DENVILLE, NJ – Technology is always advancing to another generation every year. Nowadays, while some adults are struggling to keep up with the times, public schools give students new opportunities to learn such advancements and what they can do in the world with it. From Dec. 9 - 13, the Denville Township School District conducted an annual weeklong initiative known as Hour of Code (HOC).
“The theme this year is computer science,” said Stacia Rothrock, computer teacher and technology instructor at Lakeview Elementary School.
“Students get to learn how to use computer science for others. They can even use machine learning and artificial intelligence to use for ocean cleaning and fire forest prevention. Every year, more and more people do this. Students get to do creative things and learn how to create things with the technology around them. It’s really empowering, and they’re hungry for it. This is not a fad that will pass away.”
For the whole week, students of Riverview Elementary School, Lakeview Elementary School and Valleyview Middle School were given hands-on experience in computer technology, science, media, and coding. Some programs taught them how to program a robot to identify what is trash and should be collected, and what is part of a natural environment and should be left alone.
HOC is a worldwide initiative that gives people, primarily young school students, the opportunities to see the advantages of new computer sciences and navigate through today's tech-saturated world. It also provides a spark to ignite young minds, inspiring them to keep learning new concepts. This initiative has been conducted in township schools for the past six years and students, such as eight-year-old Jacqueline Boreck, were happy to be doing it again this year.
“Hour of Code is something very special,” said Boreck, a second grader at Lakeview.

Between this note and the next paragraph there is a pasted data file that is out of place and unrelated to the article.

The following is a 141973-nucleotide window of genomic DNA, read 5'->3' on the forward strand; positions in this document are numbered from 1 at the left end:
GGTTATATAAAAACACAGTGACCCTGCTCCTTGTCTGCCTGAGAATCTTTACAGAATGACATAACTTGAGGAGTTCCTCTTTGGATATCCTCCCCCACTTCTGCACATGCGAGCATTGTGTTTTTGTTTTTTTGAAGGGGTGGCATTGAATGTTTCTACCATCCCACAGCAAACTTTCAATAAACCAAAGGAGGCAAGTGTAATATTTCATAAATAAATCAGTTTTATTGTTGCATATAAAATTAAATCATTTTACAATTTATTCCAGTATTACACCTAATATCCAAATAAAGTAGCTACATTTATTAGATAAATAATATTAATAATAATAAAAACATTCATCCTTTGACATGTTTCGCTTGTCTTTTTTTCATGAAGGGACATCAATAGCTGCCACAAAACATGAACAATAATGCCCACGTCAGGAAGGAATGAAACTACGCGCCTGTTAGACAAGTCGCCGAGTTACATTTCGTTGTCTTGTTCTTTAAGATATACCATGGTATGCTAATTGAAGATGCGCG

“It doesn’t happen every year, but you can learn stuff that can help the world solve problems.”
During the week, township students were often visited by special guests, including Mayor Thomas Andes, Morris County Sheriff James Gannon, several police officers, Superintendent Steve Forte, and members of the New Jersey Department of Education (NJDE).
“Governor Murphy signed on for computer science for all,” said Linda Eno, NJDE assistant commissioner of academics and performance.
“We think it’s a critical skill for all 21st century learners and we love seeing students this young excited about coding. NJDE commissioner Lamont Repollet applauds educators who have committed to making sure our students are prepared for the future.”
Lakeview hosted a family night to allow parents to experience an hour of coding aside their children.
“Hour of Code is really fun,” said nine-year-old third grader Milo Forman of Riverview.
“It teaches you about algorithms and how to code them in different ways. I like how you can build your own character and make it go where you want.”
At the end of the week, fourth and fifth grade Riverview students participated in a Code-a-Thon, where they visited the HOC website to select the program from which to learn coding. Due to a server error that blocked access to the internet for a while, students were moved into the hallways and classrooms to receive better service.
Riverview’s Code-a-Thon also included a food drive component. Accordingly, students collected non-perishable food items to donate to the local food pantry.
For Valleyview students, like 13-year-old eighth grader John Elliott, got to choose their programs from the HOC website all week long, such as making their own games. Elliott had fun making computer characters move to a dance routine.
“Hour of Code teaches us how to get creative and make your own thing,” said Elliott.
“If I had a dance crew, I would make an animation video to show them what their routine is like visually.”
Hour of Code was first founded in 2013 by Code.org, a 501(c)(3) nonprofit organization based in Seattle, Washington. Code.org is dedicated to expanding participation in new computer science and technology. Hour of Code has reached tens of millions of students in more than 180 countries and is available in more than 45 languages. Denville school leaders are happy that their students are part of this large initiative.
“I’m so proud of all of them,” said Superintendent Steve Forte.
“Everyone gets so into Hour of Code -- the students, the teachers and the public. It’s our sixth year, and it gets bigger and bigger. I’m happy to see everyone having fun doing it.”
To learn more about Hour of Code, and about Code.org, visit their website at https://hourofcode.com/us.
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